YouTube's seven-year stand-off ends

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image captionYouTube has been unable to stream many of its videos in Germany until now

YouTube has resolved a long-running dispute that prevented many of its clips being accessible in Germany.

The Google-owned video service had been at odds with Gema - a German rights body representing musicians, composers and publishers - since 2009.

The disagreement had affected clips in which the artists appeared as well as those that used their songs in the background.

Payments will now be made, but neither side has disclosed the terms.

Google's Content ID system means that clips flagged as containing Gema-protected tracks can now have adverts automatically added to them to recompense the songs' creators.

And red banners that had prevented thousands of YouTube's clips from playing in Germany have now been removed as a consequence.

"This is a win for music artists around the world, enabling them to reach new and existing fans in Germany... and for YouTube users in Germany, who will no longer see a blocking message on music content," blogged YouTube's head of international music partnerships, Christophe Muller.

Gema said there remained disagreement about whether YouTube or the person uploading a clip was ultimately responsible for licensing the music it contained but the new agreement still marked a "milestone"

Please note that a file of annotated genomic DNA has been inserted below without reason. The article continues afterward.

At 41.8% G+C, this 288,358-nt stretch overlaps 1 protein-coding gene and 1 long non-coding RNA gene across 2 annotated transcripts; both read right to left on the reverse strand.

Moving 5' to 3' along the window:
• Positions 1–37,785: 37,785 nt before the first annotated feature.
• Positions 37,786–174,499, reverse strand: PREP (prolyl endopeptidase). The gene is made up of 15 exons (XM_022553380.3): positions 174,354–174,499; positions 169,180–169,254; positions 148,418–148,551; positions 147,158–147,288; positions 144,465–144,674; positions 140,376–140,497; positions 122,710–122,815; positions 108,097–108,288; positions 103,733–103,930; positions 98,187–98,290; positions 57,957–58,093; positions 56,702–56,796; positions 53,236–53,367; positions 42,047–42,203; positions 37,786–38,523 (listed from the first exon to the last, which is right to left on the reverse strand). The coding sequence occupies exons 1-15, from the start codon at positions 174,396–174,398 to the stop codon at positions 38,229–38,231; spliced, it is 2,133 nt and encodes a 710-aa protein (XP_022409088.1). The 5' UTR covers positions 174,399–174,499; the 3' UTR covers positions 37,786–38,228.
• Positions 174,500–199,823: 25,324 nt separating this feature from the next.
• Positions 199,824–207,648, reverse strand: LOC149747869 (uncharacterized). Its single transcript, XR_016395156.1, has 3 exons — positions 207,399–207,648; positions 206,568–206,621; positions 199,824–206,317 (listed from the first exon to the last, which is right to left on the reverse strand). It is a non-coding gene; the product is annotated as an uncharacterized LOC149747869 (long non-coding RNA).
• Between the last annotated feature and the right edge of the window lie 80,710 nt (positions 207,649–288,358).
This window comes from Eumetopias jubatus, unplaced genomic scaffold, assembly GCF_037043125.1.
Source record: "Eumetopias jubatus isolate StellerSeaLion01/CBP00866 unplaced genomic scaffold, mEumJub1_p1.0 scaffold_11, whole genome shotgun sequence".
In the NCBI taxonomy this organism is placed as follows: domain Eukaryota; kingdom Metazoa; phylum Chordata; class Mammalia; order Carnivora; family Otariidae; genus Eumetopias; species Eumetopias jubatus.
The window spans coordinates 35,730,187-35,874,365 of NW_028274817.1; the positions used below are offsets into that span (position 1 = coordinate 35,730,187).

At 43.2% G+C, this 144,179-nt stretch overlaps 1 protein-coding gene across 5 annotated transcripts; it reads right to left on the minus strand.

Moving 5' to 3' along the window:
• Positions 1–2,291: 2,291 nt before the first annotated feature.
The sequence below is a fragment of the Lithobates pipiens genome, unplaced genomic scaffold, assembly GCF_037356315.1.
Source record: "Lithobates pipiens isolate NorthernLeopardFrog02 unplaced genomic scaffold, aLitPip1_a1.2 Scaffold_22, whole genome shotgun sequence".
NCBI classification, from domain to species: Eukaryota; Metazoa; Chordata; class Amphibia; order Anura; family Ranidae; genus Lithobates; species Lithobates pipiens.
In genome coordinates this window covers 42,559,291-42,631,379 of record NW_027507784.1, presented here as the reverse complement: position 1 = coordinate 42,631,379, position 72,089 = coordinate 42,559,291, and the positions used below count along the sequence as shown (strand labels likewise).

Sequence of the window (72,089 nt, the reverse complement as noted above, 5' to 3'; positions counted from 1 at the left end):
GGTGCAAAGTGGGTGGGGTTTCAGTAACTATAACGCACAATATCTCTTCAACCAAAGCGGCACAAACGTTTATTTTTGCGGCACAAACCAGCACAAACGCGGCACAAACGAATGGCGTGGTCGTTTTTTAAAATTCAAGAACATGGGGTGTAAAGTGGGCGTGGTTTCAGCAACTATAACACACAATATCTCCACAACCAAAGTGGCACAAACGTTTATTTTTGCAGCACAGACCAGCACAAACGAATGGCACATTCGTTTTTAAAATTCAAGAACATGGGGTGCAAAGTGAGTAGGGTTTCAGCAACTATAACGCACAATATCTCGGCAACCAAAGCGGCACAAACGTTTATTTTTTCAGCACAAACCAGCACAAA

"We remained true to our position that authors should also get a fair remuneration in the digital age, despite the resistance we met," said its chief executive, Harald Heker.

One industry watcher said it was a "significant" that the matter had been resolved.

"Gema had been a long-term holdout on and critic of YouTube, hitting out at the video site even when many record companies were supportive of it," said Chris Cooke, director of Unlimited Media.

"It has meant YouTube is not the music hub in Germany that it is elsewhere, which has hindered newer artists looking to use it as a marketing channel.

"Though it has to be said in the last couple of years most labels have also become critical of YouTube, the way it operates and the royalties it pays compared to, say, Spotify or Apple Music, even though they continue to work with the service.

"It will be interesting to know quite what deal Gema has secured and how its songwriter members feel about it."

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